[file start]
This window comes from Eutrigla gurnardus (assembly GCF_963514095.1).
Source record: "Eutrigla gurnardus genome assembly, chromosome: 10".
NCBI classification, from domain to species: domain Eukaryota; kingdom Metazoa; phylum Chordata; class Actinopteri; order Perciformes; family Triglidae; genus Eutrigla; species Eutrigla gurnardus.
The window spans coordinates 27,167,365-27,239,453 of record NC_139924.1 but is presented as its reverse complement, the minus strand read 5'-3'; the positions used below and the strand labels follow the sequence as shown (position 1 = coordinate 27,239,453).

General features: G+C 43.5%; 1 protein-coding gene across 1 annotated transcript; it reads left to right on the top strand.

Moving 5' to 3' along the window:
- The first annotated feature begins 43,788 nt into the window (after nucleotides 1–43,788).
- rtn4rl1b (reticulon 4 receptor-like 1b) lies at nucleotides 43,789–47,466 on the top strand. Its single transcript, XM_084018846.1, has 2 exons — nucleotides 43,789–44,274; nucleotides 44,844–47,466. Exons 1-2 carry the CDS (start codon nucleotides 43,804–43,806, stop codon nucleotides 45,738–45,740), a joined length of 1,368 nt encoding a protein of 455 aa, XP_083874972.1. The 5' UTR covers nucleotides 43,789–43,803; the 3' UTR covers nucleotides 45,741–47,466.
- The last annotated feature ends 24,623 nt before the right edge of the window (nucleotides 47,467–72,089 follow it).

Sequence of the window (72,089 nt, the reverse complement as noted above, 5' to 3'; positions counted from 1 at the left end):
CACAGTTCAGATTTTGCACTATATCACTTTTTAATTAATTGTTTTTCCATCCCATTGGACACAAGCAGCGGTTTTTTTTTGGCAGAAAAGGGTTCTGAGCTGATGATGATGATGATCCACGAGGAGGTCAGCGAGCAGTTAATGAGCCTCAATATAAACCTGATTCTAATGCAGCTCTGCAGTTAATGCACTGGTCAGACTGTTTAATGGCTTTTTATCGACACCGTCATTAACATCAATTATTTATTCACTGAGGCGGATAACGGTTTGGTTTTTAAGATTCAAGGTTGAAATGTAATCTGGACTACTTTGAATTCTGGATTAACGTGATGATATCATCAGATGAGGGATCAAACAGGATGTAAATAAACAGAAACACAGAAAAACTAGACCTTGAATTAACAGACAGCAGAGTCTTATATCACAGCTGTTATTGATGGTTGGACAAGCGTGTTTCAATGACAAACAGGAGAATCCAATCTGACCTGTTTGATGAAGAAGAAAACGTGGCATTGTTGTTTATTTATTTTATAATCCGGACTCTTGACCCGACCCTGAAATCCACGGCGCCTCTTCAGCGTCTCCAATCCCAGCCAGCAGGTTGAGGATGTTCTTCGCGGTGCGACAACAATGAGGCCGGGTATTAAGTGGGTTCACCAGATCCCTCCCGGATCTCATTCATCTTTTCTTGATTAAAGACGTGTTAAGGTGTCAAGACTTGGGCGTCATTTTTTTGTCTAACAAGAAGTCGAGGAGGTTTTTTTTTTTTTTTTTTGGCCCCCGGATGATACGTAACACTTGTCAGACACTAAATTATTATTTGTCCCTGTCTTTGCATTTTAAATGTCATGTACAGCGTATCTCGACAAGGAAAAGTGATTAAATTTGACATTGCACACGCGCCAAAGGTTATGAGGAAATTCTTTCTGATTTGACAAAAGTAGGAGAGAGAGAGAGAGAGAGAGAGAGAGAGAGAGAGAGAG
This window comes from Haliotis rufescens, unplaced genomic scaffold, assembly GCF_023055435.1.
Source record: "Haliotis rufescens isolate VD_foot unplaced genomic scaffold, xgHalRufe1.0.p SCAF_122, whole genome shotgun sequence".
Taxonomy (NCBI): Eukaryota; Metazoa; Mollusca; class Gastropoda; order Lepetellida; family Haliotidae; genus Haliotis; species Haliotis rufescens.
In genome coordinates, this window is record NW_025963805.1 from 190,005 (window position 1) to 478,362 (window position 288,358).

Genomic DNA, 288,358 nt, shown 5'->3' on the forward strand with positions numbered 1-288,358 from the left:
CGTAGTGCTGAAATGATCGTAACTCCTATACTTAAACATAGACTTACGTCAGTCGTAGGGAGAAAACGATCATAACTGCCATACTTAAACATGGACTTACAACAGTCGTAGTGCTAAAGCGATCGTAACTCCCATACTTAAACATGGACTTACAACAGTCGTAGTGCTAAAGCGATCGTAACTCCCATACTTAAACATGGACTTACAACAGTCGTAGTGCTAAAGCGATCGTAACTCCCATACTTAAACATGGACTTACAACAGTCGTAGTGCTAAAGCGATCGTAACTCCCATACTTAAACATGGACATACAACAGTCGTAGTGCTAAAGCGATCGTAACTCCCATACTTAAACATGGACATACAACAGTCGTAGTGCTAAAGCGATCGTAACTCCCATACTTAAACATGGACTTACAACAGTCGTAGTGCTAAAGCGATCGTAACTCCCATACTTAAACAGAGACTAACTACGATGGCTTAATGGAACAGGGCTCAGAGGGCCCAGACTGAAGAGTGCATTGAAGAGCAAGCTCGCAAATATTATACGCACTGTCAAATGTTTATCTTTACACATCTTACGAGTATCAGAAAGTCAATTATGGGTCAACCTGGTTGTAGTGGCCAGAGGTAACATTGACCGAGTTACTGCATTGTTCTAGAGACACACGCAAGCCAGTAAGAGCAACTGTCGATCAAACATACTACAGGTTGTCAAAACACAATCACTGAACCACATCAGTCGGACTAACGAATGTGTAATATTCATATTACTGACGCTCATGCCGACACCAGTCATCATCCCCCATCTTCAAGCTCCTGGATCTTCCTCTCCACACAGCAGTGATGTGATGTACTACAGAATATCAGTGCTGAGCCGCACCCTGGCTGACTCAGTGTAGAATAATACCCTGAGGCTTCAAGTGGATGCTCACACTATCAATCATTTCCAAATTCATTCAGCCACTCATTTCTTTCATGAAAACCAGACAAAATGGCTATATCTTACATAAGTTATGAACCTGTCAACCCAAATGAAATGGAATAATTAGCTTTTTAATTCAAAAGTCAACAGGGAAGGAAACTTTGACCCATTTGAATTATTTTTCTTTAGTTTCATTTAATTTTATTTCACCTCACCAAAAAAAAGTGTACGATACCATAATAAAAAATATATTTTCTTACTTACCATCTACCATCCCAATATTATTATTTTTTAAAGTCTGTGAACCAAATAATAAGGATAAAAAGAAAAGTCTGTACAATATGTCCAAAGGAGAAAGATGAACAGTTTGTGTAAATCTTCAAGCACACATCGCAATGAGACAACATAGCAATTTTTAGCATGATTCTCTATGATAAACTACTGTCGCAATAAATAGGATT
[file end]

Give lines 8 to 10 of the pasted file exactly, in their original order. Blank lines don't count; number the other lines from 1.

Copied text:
- rtn4rl1b (reticulon 4 receptor-like 1b) lies at nucleotides 43,789–47,466 on the top strand. Its single transcript, XM_084018846.1, has 2 exons — nucleotides 43,789–44,274; nucleotides 44,844–47,466. Exons 1-2 carry the CDS (start codon nucleotides 43,804–43,806, stop codon nucleotides 45,738–45,740), a joined length of 1,368 nt encoding a protein of 455 aa, XP_083874972.1. The 5' UTR covers nucleotides 43,789–43,803; the 3' UTR covers nucleotides 45,741–47,466.
- The last annotated feature ends 24,623 nt before the right edge of the window (nucleotides 47,467–72,089 follow it).

Sequence of the window (72,089 nt, the reverse complement as noted above, 5' to 3'; positions counted from 1 at the left end):